“It was also a really important scene for one of the writers, Lindsey, who has gone through some personal trauma with health. And she really wrote that from her heart and he really carried it. So that’s my love song to Roger.”
“All of the characters have been incredible. Andy McQueen … his sense of humor and his ability to come at you from behind and then be this incredible presence really grew over four seasons as Malik. And this kind, beautiful bromance between McAvoy and Malik and how it went through its growing pains. And what Malik offered also in terms of his sensitivity, but needing to find a way to be tough love with McAvoy too, even though McAvoy was his mentor. It was amazing to see that.”
Thom Allison has been a ray of sunshine as Eli and Season 4, and as he told us in his chat, Adriana Maggs wrote the part for him. “When we first saw Eli in the dailies, we were screaming because of the energy he brought … the character was electrified. And we just can’t have enough of him really,” she says.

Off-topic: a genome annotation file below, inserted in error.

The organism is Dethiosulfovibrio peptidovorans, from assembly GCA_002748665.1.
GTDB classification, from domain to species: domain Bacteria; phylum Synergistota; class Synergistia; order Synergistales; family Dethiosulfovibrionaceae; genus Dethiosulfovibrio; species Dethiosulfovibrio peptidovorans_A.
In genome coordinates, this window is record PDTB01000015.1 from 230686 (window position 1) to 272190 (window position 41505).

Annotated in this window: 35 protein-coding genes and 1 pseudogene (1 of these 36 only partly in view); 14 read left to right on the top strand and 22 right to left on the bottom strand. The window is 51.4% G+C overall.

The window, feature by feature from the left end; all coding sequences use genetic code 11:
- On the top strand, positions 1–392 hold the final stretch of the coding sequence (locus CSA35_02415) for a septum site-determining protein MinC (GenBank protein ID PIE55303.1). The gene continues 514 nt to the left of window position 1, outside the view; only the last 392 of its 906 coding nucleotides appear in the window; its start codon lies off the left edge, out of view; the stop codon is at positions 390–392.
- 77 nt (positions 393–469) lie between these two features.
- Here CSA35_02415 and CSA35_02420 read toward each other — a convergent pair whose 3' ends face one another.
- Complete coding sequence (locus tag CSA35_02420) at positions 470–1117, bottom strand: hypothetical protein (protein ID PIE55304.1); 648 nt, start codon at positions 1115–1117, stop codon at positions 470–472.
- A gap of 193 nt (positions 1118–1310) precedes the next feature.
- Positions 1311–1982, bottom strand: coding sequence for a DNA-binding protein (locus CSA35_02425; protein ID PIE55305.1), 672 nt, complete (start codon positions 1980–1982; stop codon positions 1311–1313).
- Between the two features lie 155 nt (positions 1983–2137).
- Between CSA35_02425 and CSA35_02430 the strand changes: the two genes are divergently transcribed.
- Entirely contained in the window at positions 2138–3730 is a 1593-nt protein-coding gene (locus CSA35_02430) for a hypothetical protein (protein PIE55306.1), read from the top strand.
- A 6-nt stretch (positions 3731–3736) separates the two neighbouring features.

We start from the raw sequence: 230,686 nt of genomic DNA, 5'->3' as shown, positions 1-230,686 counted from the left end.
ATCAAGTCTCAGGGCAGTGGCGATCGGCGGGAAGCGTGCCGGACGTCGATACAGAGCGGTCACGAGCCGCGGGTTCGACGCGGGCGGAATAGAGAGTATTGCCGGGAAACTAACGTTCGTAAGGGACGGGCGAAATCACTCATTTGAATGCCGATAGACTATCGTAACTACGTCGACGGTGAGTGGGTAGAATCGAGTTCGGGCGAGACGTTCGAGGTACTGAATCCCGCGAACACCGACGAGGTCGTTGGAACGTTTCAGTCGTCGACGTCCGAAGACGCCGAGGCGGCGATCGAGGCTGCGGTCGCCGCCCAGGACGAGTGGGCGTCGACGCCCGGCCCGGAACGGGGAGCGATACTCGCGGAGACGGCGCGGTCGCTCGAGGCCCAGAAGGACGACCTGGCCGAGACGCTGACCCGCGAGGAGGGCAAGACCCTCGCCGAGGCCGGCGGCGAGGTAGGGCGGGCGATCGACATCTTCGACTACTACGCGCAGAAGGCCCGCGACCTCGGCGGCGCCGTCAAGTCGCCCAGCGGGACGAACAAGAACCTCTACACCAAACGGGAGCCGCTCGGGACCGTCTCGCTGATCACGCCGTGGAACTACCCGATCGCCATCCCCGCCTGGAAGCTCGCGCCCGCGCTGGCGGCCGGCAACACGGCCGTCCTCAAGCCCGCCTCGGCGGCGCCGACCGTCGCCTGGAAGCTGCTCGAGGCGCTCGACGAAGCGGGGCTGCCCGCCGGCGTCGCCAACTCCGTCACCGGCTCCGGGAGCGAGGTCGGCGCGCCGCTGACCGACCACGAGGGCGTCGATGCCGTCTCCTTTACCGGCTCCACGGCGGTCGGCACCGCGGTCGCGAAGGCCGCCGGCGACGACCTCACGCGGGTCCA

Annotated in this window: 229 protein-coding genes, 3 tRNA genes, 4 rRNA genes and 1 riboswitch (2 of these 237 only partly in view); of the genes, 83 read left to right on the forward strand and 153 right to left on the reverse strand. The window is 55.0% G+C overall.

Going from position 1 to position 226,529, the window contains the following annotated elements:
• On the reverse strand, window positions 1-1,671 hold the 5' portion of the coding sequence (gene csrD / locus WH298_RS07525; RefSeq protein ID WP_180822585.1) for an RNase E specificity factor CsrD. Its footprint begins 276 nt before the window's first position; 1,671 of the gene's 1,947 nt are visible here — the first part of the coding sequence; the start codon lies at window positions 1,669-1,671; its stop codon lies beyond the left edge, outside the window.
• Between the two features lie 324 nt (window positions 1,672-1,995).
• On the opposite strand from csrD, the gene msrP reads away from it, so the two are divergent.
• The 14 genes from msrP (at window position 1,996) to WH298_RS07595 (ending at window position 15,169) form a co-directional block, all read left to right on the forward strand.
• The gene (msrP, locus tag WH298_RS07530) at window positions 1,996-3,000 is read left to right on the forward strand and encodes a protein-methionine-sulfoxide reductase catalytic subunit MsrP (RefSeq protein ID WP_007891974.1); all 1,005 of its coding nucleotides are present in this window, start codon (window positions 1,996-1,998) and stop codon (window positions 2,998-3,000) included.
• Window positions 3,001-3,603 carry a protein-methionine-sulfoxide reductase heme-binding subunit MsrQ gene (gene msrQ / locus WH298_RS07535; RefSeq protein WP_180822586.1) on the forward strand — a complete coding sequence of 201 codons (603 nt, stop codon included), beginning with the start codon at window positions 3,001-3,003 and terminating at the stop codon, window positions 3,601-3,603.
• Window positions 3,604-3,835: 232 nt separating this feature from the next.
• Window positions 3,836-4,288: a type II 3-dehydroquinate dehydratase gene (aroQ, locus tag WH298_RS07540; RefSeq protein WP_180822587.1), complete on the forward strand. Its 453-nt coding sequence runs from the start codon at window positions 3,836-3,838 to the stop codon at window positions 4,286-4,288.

“Eli just brings a kind of no-nonsense energy that comes from a very experienced place and a place of tragedy too, where he himself has witnessed and unwittingly been involved in tragedy around a death investigation that he combated with this take-no-prisoners attitude. He also has a heart of gold, so he’s just a fascinating character to watch. And he just gives an energy to the autopsy room that there hasn’t been before. Thom’s been amazing. I just love him.”
Check back tomorrow for part two of our conversation as Mitchell breaks down the finale.
Here’s a sneak peek of “Blast to the Past” written by Noelle Carbone and “Death Goes On” written by Adriana Maggs, both directed by Samir Rehem.
— CoronerCBC (@CoronerCBC) April 5, 2022
Photos Courtesy of CBC and Back Alley Films; Video Courtesy of CBC